Adopting a child in North Carolina can be a daunting experience. The legal paperwork you have to fill out plus the expenses can make you rethink the entire process. However, you may find that it was worth the headache once the adoption is complete.
The University of North Carolina outlines the process of adoption in layman’s terms. The birth parent may decide to directly choose you as the new parent or go through an adoption service. Only when the final decree of adoption is complete does the birth parent give up all of their rights to the child up for adoption.
Many adoption centers do have fees, but the law requires them to disclose those fees to all parties. Beyond the adoption agency fees, you may have to pay for pregnancy and six weeks of maternity leave ordinary living expenses, correlating medical expenses, birth parent legal services, birth parent adoptive counseling services and a background report on the birth parent.
Keep in mind that if you are married, your spouse usually has to adopt the child as well. Since the state does not recognize same-sex marriages, only one of you can adopt the child. It is the same for a single parent wishing to adopt a child, no one else can be on the petition.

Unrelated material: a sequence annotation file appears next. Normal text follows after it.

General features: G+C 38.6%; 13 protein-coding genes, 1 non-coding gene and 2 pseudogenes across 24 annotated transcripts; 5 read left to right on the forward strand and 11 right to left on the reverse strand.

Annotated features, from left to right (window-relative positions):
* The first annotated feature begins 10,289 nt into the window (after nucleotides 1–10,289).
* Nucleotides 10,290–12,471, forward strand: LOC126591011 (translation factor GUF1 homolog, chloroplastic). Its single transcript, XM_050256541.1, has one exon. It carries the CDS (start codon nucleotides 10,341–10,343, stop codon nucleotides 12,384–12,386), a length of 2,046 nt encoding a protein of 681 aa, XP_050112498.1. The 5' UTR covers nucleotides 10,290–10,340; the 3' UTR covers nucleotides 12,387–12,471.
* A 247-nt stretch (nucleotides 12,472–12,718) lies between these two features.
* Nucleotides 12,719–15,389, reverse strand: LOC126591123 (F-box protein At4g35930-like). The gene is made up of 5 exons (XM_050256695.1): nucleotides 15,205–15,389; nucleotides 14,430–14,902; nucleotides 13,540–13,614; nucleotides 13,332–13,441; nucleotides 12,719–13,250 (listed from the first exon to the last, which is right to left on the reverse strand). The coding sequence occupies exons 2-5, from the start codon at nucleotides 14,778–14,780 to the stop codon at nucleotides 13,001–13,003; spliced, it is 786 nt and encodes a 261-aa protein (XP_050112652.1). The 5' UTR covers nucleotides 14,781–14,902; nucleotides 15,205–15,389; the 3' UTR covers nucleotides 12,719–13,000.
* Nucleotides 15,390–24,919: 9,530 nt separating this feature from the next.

While you may only deal with the birth mother, she must include the birth father’s name and information because he may also have rights. However, the father must have taken steps to secure his right to have a claim on the child. This information is only intended to educate and should not be interpreted as legal advice.
Call our office at 704-873-2295 or email us today.
Attorney Mike Lassiter grew up in Statesville, makes his living serving the people of Statesville and published a book capturing the changing landscape of small town life across North Carolina and Iredell County. His keen sense of history, dedication to the area and 30 years of legal experience make him an ideal attorney for your legal needs.
All Fields Are Required